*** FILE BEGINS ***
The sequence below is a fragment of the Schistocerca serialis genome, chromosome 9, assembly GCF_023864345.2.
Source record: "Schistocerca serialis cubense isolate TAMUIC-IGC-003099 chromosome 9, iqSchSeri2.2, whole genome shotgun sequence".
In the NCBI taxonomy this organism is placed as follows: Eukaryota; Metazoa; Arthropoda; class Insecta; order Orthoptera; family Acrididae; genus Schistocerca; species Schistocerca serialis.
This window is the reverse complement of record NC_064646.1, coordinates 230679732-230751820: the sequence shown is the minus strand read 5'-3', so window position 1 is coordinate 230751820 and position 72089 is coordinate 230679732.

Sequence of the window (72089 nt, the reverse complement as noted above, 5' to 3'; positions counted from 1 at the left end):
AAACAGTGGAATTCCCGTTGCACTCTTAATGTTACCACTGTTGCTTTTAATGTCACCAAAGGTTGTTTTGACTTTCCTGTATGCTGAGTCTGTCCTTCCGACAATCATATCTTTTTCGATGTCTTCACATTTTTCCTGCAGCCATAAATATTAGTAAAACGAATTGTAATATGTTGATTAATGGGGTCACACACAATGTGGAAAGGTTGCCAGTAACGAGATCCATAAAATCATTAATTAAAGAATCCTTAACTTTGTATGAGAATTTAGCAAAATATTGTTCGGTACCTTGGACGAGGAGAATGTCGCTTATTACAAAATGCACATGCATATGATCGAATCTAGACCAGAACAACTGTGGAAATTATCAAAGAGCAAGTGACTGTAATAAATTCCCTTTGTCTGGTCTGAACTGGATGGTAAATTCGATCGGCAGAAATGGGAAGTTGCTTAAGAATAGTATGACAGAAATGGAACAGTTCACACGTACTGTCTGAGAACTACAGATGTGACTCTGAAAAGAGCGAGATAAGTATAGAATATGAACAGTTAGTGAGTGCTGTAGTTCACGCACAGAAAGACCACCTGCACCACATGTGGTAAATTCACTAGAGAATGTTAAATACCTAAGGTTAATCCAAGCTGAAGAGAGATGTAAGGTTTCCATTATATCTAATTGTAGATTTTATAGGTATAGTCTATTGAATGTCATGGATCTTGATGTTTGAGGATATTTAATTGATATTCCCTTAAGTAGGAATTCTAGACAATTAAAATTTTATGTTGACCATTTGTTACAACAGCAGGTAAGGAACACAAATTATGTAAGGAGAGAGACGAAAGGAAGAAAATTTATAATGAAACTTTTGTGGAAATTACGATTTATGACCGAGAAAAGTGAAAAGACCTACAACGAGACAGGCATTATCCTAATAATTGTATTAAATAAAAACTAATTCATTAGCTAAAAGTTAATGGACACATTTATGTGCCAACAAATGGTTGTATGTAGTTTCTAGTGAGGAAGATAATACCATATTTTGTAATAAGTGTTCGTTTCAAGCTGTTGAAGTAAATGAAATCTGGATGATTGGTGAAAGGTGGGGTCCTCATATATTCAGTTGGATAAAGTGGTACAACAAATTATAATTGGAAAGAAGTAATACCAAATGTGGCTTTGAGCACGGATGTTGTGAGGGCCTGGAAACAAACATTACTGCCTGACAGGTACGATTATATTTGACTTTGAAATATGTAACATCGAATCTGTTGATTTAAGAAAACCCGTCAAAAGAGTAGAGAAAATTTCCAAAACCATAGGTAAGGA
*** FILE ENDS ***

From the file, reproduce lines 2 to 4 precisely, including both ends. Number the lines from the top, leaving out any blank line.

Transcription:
Source record: "Schistocerca serialis cubense isolate TAMUIC-IGC-003099 chromosome 9, iqSchSeri2.2, whole genome shotgun sequence".
In the NCBI taxonomy this organism is placed as follows: Eukaryota; Metazoa; Arthropoda; class Insecta; order Orthoptera; family Acrididae; genus Schistocerca; species Schistocerca serialis.
This window is the reverse complement of record NC_064646.1, coordinates 230679732-230751820: the sequence shown is the minus strand read 5'-3', so window position 1 is coordinate 230751820 and position 72089 is coordinate 230679732.